Jarrett Adams was arrested and falsely accused of sexual assault when he was 17 and sentenced to 28 years in jail in 2000. He maintained his innocence even though his court-appointed lawyer told him not to put up a defense even though he had a witness that verified his story.
On “NBC Nightly News,” Adams said even though he was locked up he never gave up his fight to maintain his innocence. He spent a lot of time studying in the prison’s law library. He says “Although I received my diploma from Loyola Law School in Chicago, I started law school in the Green Bay correctional facility,” After some time passed a letter he wrote caught the eye of the Wisconsin Innocence Project, a program that seeks to exonerate the innocent and reform the criminal justice system. While the co-founder of the program Keith Findley took his case, he said Adams knew the law as well as anyone and was well prepared for his defense.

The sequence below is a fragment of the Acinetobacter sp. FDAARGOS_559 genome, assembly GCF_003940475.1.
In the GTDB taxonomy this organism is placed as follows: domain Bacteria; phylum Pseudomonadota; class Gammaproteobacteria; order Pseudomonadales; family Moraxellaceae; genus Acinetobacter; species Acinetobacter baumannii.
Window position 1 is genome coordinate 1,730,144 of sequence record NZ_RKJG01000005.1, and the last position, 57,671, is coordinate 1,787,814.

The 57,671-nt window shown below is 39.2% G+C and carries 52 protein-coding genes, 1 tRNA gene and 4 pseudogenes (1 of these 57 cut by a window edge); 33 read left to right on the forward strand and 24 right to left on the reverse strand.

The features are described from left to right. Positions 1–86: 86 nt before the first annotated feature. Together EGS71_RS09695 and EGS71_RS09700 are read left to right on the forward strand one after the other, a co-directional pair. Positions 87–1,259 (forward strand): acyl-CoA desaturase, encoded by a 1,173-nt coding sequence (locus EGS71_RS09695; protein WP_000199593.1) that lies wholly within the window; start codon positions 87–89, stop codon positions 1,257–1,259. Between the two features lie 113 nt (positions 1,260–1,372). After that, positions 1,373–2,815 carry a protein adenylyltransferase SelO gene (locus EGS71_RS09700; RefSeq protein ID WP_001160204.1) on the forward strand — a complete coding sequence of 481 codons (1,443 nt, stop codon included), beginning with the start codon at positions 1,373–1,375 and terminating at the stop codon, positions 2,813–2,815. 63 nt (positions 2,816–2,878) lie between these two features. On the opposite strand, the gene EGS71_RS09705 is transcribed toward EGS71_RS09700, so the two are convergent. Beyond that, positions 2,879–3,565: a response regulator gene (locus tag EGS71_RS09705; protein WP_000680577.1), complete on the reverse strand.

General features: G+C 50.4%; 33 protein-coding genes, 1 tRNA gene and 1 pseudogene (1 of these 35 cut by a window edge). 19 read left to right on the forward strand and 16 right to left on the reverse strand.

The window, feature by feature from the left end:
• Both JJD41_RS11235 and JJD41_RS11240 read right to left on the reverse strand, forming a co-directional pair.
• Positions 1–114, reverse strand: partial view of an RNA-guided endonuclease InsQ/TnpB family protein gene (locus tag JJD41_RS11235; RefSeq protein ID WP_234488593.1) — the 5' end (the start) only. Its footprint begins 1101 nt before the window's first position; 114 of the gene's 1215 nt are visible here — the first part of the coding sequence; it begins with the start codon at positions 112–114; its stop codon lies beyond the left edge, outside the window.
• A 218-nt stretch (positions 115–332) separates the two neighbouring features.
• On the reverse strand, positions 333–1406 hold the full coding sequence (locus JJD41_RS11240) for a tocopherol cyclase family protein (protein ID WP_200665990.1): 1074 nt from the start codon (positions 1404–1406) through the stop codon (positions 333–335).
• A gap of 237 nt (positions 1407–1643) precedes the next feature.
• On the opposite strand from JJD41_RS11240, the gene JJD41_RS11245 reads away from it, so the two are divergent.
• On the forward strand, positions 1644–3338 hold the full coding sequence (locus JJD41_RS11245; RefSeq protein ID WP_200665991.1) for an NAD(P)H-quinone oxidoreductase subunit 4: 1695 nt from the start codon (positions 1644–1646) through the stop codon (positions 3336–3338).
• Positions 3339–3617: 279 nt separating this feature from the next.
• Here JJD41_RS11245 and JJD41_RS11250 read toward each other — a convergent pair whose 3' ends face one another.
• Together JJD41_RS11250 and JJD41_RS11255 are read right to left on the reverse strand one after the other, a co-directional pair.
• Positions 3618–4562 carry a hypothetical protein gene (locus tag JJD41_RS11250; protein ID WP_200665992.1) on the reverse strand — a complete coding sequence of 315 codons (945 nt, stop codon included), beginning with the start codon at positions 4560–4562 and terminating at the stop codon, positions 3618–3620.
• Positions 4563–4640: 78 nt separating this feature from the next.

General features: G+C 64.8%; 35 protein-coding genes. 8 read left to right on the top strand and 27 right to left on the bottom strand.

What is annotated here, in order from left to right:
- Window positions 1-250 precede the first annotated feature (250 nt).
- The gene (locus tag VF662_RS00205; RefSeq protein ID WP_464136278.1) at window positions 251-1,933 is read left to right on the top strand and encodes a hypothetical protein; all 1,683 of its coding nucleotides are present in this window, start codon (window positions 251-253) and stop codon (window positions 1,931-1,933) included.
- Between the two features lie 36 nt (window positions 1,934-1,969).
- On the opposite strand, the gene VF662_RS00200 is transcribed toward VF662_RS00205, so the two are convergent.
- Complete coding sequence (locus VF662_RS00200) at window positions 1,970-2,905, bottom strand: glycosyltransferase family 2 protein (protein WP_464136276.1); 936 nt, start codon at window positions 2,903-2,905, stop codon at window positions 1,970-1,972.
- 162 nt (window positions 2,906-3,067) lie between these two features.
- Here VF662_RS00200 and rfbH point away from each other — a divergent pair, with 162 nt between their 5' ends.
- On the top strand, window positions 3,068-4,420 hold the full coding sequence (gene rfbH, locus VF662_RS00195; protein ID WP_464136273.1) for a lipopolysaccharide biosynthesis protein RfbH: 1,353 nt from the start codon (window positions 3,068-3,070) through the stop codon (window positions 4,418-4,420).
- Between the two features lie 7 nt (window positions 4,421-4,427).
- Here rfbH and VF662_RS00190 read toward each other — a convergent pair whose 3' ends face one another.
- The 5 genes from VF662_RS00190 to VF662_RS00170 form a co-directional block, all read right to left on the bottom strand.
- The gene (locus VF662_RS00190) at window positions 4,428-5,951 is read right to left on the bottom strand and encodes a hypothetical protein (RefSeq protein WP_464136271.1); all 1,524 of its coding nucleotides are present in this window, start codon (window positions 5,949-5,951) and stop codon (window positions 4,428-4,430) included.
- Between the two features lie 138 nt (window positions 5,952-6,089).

In 2007 Adams was exonerated. He went to go to college, graduate law school and start clerkship at the same court that threw out his conviction. In 2016 New York’s Innocence Project hired him. He recently went back to Wisconsin and represented Richard Beranek, a man who spent time in prison with Jarrett. He describes the feeling of what he does as:
“Nothing pays me back more or my family more than me walking in the same court in the same state where they didn’t even look at me when they gave me 28 years, but now they have to acknowledge me as attorney Adams.”
Source: Huffington Post